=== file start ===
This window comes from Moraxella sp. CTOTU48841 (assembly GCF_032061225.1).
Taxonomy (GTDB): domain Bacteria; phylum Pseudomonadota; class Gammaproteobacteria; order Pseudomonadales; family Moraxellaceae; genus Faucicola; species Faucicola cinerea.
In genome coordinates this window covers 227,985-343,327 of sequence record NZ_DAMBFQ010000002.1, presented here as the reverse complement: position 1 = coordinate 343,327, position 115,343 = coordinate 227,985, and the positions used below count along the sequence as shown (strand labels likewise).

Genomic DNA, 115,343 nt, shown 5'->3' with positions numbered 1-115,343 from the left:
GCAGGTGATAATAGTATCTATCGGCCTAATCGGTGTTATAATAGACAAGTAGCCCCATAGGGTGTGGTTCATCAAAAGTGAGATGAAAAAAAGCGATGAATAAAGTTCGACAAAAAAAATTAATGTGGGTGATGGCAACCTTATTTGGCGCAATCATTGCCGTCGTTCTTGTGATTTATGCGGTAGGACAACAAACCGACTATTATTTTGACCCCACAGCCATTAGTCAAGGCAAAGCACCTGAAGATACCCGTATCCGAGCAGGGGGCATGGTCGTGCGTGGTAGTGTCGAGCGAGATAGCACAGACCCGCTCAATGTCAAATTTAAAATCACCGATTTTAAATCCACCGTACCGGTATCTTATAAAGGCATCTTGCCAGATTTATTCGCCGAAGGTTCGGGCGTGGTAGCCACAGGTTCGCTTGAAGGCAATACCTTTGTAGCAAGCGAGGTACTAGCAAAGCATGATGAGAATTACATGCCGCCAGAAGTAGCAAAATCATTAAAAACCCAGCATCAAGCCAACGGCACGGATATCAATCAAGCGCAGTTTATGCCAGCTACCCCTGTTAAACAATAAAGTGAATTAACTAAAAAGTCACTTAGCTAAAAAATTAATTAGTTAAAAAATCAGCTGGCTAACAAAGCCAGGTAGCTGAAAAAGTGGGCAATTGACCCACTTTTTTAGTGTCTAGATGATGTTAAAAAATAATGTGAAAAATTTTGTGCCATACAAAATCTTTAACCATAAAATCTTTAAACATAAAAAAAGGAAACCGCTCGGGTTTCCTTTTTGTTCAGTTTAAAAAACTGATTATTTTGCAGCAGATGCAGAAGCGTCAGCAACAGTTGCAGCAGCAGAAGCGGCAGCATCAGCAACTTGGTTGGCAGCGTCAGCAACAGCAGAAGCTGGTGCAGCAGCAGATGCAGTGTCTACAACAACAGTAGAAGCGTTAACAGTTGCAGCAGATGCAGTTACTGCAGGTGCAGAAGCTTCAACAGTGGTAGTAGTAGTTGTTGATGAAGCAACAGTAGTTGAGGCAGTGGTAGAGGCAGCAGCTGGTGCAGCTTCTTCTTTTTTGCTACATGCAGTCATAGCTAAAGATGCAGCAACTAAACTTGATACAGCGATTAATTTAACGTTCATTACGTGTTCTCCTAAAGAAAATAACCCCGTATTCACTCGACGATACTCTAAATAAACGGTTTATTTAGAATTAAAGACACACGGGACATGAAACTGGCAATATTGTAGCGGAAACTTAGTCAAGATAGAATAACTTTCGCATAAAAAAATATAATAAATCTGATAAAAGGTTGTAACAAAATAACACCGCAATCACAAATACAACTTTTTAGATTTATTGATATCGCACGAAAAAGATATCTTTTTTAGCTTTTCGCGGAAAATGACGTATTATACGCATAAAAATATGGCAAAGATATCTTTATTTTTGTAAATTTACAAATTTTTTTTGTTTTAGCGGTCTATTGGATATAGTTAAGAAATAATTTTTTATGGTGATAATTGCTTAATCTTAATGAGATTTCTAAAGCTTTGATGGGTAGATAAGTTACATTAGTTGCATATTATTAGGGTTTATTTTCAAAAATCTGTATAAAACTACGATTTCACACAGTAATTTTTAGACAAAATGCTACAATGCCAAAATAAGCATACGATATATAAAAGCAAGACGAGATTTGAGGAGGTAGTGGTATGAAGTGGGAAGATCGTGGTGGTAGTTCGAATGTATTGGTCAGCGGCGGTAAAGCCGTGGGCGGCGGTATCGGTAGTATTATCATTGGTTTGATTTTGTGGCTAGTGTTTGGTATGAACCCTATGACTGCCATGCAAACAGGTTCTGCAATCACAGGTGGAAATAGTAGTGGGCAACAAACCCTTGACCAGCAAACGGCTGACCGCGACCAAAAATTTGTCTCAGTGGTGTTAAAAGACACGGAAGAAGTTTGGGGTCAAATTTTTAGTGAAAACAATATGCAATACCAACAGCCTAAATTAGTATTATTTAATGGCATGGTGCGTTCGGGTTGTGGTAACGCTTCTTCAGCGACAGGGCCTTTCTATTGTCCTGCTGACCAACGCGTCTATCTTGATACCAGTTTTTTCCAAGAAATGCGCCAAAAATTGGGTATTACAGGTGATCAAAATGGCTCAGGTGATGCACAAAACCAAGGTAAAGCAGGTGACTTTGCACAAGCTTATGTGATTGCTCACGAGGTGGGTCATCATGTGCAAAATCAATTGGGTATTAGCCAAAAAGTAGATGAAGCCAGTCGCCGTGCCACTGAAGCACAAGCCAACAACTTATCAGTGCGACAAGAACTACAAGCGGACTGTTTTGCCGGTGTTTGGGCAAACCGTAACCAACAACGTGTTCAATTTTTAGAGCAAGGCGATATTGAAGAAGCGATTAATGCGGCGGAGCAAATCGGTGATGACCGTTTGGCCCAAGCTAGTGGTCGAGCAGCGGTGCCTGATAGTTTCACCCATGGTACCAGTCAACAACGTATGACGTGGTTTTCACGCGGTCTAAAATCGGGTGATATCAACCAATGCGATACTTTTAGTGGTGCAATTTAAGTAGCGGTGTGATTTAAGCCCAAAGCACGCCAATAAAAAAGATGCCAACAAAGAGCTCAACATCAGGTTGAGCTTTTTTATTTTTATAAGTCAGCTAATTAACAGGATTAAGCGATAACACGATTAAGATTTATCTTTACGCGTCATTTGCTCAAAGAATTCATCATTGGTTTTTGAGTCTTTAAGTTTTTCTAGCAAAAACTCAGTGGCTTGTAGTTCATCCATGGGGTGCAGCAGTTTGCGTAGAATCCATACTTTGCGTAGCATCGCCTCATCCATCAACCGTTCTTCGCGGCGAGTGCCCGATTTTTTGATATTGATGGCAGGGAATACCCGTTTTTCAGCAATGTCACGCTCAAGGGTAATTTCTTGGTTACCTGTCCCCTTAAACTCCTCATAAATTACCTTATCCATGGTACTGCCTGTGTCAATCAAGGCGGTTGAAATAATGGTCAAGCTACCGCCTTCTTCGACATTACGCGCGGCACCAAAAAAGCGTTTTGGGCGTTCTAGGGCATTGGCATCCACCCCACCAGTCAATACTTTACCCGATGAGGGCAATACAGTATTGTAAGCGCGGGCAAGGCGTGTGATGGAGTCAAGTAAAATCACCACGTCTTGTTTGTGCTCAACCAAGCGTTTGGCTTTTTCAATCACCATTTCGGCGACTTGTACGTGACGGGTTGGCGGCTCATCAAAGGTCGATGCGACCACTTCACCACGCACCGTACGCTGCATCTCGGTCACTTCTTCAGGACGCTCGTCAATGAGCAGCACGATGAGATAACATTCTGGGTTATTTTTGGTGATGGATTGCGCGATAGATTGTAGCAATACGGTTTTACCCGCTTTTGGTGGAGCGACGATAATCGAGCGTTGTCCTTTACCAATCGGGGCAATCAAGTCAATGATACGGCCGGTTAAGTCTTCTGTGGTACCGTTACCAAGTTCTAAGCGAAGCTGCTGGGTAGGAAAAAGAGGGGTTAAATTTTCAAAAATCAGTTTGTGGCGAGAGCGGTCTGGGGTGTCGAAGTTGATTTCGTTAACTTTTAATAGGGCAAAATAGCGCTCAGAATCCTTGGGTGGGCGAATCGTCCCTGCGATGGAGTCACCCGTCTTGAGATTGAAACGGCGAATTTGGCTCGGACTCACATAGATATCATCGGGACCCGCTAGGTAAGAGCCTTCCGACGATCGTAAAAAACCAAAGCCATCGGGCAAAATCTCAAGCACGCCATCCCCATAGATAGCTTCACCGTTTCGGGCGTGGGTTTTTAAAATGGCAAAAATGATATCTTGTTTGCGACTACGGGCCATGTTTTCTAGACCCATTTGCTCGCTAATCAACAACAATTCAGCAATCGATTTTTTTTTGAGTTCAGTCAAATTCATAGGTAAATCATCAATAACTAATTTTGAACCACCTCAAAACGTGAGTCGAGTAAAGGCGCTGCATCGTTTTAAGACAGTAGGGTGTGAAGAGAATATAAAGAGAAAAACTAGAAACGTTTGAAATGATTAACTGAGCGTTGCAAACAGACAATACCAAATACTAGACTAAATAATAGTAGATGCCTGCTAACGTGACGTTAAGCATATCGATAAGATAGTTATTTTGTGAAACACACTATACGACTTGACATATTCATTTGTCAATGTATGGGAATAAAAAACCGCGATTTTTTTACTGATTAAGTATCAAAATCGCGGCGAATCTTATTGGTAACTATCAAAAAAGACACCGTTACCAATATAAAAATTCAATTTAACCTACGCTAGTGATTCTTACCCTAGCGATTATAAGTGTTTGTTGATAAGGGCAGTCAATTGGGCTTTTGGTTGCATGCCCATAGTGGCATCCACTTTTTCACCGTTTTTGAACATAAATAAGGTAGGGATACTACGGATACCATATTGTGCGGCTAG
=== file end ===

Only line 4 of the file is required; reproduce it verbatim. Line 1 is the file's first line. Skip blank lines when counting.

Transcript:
Genomic DNA, 115,343 nt, shown 5'->3' with positions numbered 1-115,343 from the left: